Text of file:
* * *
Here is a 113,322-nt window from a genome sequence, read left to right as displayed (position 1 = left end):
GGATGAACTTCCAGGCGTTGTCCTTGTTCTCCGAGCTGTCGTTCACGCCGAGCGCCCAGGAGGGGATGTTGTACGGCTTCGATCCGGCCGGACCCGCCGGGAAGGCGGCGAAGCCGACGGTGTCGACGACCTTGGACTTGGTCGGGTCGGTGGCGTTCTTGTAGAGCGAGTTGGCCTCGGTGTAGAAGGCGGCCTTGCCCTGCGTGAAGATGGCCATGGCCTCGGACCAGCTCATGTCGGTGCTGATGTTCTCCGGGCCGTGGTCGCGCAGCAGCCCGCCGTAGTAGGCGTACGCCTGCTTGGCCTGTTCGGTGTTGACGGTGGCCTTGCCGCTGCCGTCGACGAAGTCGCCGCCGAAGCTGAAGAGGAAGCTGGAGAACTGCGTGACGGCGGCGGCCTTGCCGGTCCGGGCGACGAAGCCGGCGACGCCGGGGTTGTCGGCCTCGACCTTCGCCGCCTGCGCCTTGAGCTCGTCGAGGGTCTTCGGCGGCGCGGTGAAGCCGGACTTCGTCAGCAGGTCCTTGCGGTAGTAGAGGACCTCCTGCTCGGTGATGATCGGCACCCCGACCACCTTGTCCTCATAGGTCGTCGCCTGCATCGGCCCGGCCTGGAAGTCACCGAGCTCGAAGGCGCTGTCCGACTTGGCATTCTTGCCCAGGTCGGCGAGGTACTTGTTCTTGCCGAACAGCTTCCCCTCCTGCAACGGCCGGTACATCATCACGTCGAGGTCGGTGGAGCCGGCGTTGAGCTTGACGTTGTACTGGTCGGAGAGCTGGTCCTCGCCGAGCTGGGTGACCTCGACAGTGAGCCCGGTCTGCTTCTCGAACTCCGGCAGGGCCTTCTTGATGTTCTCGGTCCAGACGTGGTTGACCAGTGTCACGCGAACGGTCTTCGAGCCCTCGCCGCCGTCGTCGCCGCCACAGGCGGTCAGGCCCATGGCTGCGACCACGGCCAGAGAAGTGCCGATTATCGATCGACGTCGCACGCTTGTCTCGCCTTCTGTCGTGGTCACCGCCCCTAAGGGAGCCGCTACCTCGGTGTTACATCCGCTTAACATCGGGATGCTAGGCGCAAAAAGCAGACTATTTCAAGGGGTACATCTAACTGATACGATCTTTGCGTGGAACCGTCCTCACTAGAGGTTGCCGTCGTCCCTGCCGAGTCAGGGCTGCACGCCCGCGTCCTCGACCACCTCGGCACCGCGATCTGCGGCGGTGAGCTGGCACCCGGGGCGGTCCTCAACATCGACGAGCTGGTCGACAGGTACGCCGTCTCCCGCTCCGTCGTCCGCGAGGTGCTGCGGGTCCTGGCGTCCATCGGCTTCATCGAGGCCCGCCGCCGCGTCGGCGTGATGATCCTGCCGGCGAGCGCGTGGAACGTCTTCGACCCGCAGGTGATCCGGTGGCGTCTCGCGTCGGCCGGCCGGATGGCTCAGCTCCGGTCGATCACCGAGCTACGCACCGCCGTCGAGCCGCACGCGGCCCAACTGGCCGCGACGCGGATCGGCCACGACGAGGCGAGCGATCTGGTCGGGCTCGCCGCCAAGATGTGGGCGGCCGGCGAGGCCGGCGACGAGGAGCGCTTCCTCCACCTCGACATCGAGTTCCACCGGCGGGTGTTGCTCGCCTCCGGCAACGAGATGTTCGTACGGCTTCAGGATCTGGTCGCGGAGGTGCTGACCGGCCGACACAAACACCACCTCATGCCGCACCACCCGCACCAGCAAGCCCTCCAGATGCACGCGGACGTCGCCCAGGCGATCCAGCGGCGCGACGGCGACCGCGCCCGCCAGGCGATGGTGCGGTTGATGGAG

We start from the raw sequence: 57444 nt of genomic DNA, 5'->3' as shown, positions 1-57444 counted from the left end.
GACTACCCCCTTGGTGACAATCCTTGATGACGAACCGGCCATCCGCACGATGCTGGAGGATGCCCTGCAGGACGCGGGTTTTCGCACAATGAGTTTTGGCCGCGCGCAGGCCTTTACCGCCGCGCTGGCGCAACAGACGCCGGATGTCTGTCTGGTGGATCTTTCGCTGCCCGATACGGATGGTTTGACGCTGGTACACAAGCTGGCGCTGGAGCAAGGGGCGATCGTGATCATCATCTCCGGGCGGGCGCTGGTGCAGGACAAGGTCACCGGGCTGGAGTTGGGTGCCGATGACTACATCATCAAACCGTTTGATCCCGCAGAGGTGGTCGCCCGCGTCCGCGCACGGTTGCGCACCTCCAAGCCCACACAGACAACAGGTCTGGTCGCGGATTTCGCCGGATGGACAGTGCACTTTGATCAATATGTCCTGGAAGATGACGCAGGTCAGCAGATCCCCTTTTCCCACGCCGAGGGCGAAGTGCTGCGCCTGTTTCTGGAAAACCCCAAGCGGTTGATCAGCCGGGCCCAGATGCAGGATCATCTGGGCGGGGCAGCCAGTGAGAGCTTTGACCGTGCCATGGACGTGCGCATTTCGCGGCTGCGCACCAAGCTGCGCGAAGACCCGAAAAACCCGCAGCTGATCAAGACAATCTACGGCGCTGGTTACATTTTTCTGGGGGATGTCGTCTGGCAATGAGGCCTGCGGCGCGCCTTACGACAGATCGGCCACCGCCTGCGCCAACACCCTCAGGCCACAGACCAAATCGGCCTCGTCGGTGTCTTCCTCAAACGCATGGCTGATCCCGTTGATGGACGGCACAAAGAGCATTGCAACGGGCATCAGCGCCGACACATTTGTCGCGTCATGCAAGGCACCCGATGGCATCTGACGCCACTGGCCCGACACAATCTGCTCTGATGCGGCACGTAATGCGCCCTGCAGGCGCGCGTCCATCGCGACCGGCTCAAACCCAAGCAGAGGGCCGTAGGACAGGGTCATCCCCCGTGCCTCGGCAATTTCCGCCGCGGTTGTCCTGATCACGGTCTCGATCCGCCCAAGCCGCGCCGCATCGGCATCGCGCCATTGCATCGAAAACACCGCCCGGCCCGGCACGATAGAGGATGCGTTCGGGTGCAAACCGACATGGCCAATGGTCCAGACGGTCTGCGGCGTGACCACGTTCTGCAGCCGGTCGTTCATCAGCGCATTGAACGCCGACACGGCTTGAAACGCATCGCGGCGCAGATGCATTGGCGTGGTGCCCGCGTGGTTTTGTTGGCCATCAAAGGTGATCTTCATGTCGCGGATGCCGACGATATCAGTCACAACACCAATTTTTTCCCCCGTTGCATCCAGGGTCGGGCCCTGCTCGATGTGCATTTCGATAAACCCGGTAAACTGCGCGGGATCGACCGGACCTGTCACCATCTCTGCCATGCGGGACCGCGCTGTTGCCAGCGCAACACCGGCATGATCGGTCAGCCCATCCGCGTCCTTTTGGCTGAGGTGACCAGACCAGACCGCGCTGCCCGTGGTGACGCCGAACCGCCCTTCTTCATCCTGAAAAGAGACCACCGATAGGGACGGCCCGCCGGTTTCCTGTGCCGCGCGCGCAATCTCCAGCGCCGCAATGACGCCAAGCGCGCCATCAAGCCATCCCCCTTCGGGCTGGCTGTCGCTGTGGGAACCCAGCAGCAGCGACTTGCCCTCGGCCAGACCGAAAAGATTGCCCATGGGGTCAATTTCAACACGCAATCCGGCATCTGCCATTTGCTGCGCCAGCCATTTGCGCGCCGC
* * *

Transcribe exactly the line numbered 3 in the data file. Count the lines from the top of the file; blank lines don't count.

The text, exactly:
We start from the raw sequence: 57444 nt of genomic DNA, 5'->3' as shown, positions 1-57444 counted from the left end.